Manchester City's Martin Demichelis walks off after being shown the red card during their Champions League round of 16 first leg soccer match against Barcelona at the Etihad Stadium in Manchester

With another set of first leg Champions League round of 16 matches coming up, I want to talk a bit about luck. For me, the biggest problem with understanding how luck influences outcomes in football matches is the word itself. ‘Luck’, along with ‘fortune’, evokes an unexpected and inexplicable advantage. You’re late for work, you rush out the door to get to your nearby stop, and lo! The next bus arrives to pick you up right away, and even better, it’s mostly empty so you have room to take a load off. What a stroke of luck!

When an analyst refers to “luck” however, what they usually mean is random variation. Stuff happens, in other words. And so the next day you get to the bus stop bright and early, but the bus ends up being twenty minutes late and it’s so packed you have to wait for another ten. No two days will be the same, though you will roughly get to work around the same time every day.

This is the influence luck (or variance) at its most obvious. Few people have trouble understanding the concept when laid out this way. But when we talk about ‘luck’ in sports however, the conversation completely changes.

“Luck” in the colloquial sense is usually only acknowledged when John Terry slips when taking a penalty, or when Darren Bent’s shot against Liverpool deflected off a balloon giving Sunderland the lead. You can see why: sports is all about talent and intention.

Consider the Champions League. Managers foment tactics, and those tactics either succeed or fail in their objective. Teams field eleven elite players, paid enormous sums for their considerable skill. Everyone is focused on a single outcome: winning the match (or drawing it depending on the opponent and the leg). Sure, some of these people will make mistakes. But this could just as likely be the result of a lapse in concentration or confidence, or a bad decision by the manager, than anything to do with dumb luck.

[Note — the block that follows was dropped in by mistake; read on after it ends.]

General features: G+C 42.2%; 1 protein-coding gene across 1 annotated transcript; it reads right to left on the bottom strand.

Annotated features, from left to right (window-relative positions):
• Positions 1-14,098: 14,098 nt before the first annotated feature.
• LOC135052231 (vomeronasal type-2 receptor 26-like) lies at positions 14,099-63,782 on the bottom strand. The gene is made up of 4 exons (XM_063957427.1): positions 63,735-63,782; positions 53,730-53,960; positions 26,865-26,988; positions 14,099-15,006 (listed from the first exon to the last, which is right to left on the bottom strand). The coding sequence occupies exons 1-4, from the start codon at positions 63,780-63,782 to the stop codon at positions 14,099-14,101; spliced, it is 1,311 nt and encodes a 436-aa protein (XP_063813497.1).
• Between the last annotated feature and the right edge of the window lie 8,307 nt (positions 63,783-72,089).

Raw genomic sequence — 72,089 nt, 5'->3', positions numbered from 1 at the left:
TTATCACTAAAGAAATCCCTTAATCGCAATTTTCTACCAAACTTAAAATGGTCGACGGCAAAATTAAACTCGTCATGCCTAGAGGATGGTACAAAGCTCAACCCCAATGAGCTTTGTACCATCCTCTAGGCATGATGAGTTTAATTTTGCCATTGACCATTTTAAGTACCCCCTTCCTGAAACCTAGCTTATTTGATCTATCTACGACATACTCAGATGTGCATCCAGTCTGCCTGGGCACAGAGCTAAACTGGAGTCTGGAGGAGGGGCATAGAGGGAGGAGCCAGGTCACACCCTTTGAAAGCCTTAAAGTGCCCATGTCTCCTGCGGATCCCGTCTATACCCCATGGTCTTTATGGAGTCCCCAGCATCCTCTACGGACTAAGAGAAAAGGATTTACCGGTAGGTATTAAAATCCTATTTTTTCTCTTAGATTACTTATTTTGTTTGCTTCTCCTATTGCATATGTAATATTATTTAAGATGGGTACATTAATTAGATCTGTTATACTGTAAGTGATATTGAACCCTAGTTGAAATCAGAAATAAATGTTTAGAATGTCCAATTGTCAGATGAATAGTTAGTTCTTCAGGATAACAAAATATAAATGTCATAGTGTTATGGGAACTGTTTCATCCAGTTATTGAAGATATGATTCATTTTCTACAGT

And here we get into another misunderstanding about variance: that just because it appears to be random doesn’t mean that it is actually random. ‘Random’ variance is just a variable you haven’t met!

This is absolutely true. But let’s go back to our example with the late, crowded bus. Maybe the bus was late because the traffic was bad. Or maybe that stupid lazy bus driver showed up to work hungover and messed up the route schedule. Or maybe there was an accident further up the route. Or, and as is much more likely the case, the cause was abstract, the added effect of tiny variations in the speed of cars and the timing of lights and the slush on the road and the number of people waiting for their stop and the individual commuters who all decided to leave their homes at a particular time of day. If we were omnipotent beings, we could calculate all this, but we can’t. So for all intents and purposes, it is “random.”